The function and procedures are primarily the responsibility of the legislature. However, there are situations where legislation is made by other bodies or means, such as when constitutional law or secondary legislation is enacted. Such other forms of law-making include referendums, orders in council or regulations. The term legislation is sometimes used to include these situations, or the term primary legislation may be used to exclude these other forms.

Public participation in legislation

All modern constitutions and fundamental laws contain and declare the concept and principle of popular sovereignty, which essentially means that the people are the ultimate source of public power or government authority. The concept of popular sovereignty holds simply that in a society organized for political action, the will of the people as a whole is the only right standard of political action. It can be regarded as an important element in the system of checks and balances and representative democracy. Therefore, the people are implicitly entitled even to directly participate in the process of law-making. This role of linking citizens and their government and legislators is closely related to the concept of legitimacy. The exercise of democratic control over the legislative system and the policy-making process can occur even when the public has only an elementary understanding of the national legislative institution and its membership. Civic education is a vital strategy for strengthening public participation and confidence in the legislative process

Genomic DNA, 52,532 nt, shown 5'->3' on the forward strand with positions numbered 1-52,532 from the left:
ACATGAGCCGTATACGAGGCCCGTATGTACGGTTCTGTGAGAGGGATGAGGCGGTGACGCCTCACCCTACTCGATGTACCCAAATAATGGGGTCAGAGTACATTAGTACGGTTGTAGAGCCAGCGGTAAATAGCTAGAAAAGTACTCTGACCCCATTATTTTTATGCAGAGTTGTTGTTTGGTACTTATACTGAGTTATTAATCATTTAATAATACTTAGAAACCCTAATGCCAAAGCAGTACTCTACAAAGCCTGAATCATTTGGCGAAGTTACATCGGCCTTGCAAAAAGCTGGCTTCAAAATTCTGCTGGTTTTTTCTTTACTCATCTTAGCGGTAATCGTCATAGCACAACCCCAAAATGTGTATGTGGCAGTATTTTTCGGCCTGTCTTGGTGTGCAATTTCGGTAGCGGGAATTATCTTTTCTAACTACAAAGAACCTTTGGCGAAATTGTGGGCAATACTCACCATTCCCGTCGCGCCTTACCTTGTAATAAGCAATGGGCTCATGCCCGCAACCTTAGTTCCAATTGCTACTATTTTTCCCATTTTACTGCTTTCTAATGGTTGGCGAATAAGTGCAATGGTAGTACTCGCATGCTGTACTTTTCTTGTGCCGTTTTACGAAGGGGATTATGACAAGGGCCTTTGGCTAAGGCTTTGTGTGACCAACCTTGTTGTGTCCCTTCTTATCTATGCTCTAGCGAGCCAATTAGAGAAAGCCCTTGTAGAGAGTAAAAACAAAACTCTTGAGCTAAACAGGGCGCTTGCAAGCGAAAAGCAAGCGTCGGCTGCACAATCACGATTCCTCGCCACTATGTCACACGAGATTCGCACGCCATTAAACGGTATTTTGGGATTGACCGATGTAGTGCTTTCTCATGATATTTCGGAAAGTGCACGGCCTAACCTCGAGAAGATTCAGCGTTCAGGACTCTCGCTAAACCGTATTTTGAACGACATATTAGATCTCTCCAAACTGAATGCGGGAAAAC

Constitution of the United States